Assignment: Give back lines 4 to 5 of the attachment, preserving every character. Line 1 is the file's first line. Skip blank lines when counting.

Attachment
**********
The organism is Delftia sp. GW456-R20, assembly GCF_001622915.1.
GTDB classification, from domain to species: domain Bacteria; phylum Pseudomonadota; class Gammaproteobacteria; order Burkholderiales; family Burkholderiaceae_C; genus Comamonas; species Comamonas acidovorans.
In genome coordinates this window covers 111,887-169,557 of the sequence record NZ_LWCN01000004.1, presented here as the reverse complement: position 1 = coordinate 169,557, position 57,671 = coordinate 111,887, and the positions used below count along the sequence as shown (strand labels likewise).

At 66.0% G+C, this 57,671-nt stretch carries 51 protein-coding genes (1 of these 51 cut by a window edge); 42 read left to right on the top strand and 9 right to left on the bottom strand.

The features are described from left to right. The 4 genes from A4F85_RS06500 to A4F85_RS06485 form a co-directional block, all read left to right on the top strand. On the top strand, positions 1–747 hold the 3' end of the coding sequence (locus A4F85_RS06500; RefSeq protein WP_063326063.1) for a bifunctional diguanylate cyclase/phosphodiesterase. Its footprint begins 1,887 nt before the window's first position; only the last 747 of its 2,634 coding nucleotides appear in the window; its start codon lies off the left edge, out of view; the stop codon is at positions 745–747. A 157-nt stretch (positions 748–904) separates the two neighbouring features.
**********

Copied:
At 66.0% G+C, this 57,671-nt stretch carries 51 protein-coding genes (1 of these 51 cut by a window edge); 42 read left to right on the top strand and 9 right to left on the bottom strand.

The features are described from left to right. The 4 genes from A4F85_RS06500 to A4F85_RS06485 form a co-directional block, all read left to right on the top strand. On the top strand, positions 1–747 hold the 3' end of the coding sequence (locus A4F85_RS06500; RefSeq protein WP_063326063.1) for a bifunctional diguanylate cyclase/phosphodiesterase. Its footprint begins 1,887 nt before the window's first position; only the last 747 of its 2,634 coding nucleotides appear in the window; its start codon lies off the left edge, out of view; the stop codon is at positions 745–747. A 157-nt stretch (positions 748–904) separates the two neighbouring features.